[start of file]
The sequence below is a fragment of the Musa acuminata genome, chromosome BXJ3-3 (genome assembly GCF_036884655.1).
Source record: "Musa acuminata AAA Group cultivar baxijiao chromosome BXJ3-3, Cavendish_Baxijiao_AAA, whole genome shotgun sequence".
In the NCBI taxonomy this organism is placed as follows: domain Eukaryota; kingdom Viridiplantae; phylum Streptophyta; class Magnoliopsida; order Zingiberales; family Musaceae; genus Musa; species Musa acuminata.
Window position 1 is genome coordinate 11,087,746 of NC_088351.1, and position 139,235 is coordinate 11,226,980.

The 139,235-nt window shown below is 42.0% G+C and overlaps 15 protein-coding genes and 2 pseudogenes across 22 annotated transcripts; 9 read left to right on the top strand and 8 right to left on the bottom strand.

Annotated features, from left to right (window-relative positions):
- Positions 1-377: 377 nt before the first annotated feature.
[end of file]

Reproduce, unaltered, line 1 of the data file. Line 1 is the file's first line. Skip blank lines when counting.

The sequence below is a fragment of the Musa acuminata genome, chromosome BXJ3-3 (genome assembly GCF_036884655.1).